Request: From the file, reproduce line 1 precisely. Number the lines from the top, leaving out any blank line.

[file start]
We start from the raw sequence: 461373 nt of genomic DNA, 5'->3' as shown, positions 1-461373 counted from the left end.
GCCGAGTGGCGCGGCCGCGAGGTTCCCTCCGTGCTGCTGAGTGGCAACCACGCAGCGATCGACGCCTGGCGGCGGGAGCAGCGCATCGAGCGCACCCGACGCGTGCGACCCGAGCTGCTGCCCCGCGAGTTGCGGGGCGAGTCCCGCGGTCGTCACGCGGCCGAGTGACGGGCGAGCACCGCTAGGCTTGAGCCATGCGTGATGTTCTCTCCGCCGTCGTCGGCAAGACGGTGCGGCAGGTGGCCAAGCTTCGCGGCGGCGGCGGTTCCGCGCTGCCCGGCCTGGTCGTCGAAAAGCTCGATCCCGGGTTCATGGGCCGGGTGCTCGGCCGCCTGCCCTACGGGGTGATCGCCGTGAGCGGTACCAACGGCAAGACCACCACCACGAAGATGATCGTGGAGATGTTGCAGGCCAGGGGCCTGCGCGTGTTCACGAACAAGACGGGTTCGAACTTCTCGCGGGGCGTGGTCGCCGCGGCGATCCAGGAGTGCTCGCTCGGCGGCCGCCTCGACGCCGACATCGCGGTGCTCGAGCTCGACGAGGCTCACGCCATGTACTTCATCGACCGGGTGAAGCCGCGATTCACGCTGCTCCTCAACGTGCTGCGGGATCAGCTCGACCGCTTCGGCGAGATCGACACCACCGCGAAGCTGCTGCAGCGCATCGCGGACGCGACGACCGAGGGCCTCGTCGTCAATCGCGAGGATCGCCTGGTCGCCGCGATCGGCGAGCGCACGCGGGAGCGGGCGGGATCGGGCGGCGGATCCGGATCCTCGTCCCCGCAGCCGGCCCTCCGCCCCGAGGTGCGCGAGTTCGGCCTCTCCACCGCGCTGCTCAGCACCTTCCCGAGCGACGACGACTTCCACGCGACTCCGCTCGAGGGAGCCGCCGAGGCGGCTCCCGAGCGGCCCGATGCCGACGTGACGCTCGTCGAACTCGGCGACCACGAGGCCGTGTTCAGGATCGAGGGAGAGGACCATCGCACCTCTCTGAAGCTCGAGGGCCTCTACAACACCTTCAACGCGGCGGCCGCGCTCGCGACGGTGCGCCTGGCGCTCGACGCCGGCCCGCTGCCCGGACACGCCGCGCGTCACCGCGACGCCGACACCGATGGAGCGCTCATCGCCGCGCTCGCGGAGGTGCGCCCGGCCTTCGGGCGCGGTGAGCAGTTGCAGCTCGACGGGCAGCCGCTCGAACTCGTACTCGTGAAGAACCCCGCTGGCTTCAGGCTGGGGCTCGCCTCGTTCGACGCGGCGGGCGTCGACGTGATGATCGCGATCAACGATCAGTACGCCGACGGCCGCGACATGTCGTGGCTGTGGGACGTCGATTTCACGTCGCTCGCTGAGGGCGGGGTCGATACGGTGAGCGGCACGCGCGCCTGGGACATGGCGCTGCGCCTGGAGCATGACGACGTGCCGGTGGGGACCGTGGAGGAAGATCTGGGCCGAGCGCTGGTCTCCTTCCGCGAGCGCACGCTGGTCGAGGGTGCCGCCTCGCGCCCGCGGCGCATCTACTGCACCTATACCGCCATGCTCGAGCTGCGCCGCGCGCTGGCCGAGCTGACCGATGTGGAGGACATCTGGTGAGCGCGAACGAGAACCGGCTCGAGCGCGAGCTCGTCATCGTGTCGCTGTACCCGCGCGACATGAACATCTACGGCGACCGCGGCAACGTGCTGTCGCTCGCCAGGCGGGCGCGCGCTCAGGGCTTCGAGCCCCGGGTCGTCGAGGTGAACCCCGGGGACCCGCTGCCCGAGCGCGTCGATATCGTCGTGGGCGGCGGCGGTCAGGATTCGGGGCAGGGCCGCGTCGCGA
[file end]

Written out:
We start from the raw sequence: 461373 nt of genomic DNA, 5'->3' as shown, positions 1-461373 counted from the left end.